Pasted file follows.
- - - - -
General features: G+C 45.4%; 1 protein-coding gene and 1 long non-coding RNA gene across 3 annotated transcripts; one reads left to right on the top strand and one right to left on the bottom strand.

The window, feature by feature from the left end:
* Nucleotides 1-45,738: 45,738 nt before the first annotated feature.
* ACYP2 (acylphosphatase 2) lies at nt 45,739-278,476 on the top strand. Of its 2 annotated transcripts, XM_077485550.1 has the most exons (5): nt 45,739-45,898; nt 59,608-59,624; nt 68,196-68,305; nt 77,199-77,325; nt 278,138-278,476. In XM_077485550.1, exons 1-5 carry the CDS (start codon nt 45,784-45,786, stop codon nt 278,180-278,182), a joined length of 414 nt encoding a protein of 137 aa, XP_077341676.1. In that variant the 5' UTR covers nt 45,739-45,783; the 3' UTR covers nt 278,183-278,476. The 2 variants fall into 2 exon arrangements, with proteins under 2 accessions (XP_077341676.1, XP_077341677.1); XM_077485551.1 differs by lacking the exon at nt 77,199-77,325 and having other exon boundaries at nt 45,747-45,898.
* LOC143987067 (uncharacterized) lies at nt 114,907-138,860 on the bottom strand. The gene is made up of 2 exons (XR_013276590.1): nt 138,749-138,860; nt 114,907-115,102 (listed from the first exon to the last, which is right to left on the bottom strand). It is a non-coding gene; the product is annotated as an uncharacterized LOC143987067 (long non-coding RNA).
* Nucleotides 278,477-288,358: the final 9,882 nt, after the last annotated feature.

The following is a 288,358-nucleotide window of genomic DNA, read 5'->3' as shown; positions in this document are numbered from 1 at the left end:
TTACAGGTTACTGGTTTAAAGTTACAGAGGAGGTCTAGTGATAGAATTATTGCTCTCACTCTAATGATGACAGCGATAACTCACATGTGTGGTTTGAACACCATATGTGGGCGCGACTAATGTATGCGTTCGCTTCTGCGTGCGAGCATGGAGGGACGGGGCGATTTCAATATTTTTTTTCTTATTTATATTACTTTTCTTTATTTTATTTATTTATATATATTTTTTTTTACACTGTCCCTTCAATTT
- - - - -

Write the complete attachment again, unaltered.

General features: G+C 45.4%; 1 protein-coding gene and 1 long non-coding RNA gene across 3 annotated transcripts; one reads left to right on the top strand and one right to left on the bottom strand.

The window, feature by feature from the left end:
* Nucleotides 1-45,738: 45,738 nt before the first annotated feature.
* ACYP2 (acylphosphatase 2) lies at nt 45,739-278,476 on the top strand. Of its 2 annotated transcripts, XM_077485550.1 has the most exons (5): nt 45,739-45,898; nt 59,608-59,624; nt 68,196-68,305; nt 77,199-77,325; nt 278,138-278,476. In XM_077485550.1, exons 1-5 carry the CDS (start codon nt 45,784-45,786, stop codon nt 278,180-278,182), a joined length of 414 nt encoding a protein of 137 aa, XP_077341676.1. In that variant the 5' UTR covers nt 45,739-45,783; the 3' UTR covers nt 278,183-278,476. The 2 variants fall into 2 exon arrangements, with proteins under 2 accessions (XP_077341676.1, XP_077341677.1); XM_077485551.1 differs by lacking the exon at nt 77,199-77,325 and having other exon boundaries at nt 45,747-45,898.
* LOC143987067 (uncharacterized) lies at nt 114,907-138,860 on the bottom strand. The gene is made up of 2 exons (XR_013276590.1): nt 138,749-138,860; nt 114,907-115,102 (listed from the first exon to the last, which is right to left on the bottom strand). It is a non-coding gene; the product is annotated as an uncharacterized LOC143987067 (long non-coding RNA).
* Nucleotides 278,477-288,358: the final 9,882 nt, after the last annotated feature.

The following is a 288,358-nucleotide window of genomic DNA, read 5'->3' as shown; positions in this document are numbered from 1 at the left end:
TTACAGGTTACTGGTTTAAAGTTACAGAGGAGGTCTAGTGATAGAATTATTGCTCTCACTCTAATGATGACAGCGATAACTCACATGTGTGGTTTGAACACCATATGTGGGCGCGACTAATGTATGCGTTCGCTTCTGCGTGCGAGCATGGAGGGACGGGGCGATTTCAATATTTTTTTTCTTATTTATATTACTTTTCTTTATTTTATTTATTTATATATATTTTTTTTTACACTGTCCCTTCAATTT